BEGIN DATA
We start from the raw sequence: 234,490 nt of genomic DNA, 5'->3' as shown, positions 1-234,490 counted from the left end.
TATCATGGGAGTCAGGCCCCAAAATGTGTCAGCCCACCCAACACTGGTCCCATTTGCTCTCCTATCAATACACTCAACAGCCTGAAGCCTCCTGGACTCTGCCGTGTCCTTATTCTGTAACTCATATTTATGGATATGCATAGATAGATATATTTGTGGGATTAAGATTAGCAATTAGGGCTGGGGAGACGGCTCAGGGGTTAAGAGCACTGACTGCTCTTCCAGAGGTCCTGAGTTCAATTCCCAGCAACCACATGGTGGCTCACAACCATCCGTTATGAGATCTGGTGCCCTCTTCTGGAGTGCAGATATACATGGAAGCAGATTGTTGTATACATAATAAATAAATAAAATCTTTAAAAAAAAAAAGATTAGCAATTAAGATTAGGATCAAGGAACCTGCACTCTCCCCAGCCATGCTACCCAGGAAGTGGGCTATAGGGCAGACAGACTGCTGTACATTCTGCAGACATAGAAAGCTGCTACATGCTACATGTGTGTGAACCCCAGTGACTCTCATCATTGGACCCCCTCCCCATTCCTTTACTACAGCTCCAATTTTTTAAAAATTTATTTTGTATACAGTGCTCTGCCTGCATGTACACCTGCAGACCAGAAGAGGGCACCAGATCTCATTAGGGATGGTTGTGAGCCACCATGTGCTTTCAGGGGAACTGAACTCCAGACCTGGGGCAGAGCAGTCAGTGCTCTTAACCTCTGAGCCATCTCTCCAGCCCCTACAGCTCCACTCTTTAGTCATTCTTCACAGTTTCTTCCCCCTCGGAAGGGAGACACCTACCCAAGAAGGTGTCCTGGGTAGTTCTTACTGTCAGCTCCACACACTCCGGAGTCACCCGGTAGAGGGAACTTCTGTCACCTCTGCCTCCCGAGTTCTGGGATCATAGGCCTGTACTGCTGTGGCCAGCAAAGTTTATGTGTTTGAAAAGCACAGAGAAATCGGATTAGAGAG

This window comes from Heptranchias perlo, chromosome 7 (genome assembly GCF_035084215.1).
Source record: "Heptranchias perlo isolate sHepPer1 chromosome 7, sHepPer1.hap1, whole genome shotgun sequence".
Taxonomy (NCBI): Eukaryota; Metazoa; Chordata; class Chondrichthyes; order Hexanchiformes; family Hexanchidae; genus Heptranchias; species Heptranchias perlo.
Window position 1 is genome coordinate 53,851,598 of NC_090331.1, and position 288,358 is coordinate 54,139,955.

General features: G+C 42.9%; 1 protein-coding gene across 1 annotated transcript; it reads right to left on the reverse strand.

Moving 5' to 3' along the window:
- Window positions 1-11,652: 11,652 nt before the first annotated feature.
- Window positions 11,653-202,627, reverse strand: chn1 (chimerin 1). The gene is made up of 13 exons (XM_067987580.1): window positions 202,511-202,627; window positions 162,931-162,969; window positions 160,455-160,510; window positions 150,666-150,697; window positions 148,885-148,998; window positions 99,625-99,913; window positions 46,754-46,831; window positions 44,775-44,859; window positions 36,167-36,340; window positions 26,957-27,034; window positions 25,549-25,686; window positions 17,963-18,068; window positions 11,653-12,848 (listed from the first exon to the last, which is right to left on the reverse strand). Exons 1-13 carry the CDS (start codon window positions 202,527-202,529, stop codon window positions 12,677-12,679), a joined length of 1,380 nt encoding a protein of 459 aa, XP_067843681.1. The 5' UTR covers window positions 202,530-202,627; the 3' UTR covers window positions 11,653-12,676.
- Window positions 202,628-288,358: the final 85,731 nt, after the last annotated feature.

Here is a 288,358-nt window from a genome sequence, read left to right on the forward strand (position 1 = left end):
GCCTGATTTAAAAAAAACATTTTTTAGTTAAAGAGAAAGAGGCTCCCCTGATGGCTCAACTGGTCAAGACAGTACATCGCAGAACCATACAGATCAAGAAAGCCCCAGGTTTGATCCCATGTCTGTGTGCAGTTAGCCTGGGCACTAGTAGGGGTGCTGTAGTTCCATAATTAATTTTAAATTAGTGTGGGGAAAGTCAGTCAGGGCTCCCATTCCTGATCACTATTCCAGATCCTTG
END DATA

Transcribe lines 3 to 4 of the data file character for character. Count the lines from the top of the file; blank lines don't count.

This window comes from Heptranchias perlo, chromosome 7 (genome assembly GCF_035084215.1).
Source record: "Heptranchias perlo isolate sHepPer1 chromosome 7, sHepPer1.hap1, whole genome shotgun sequence".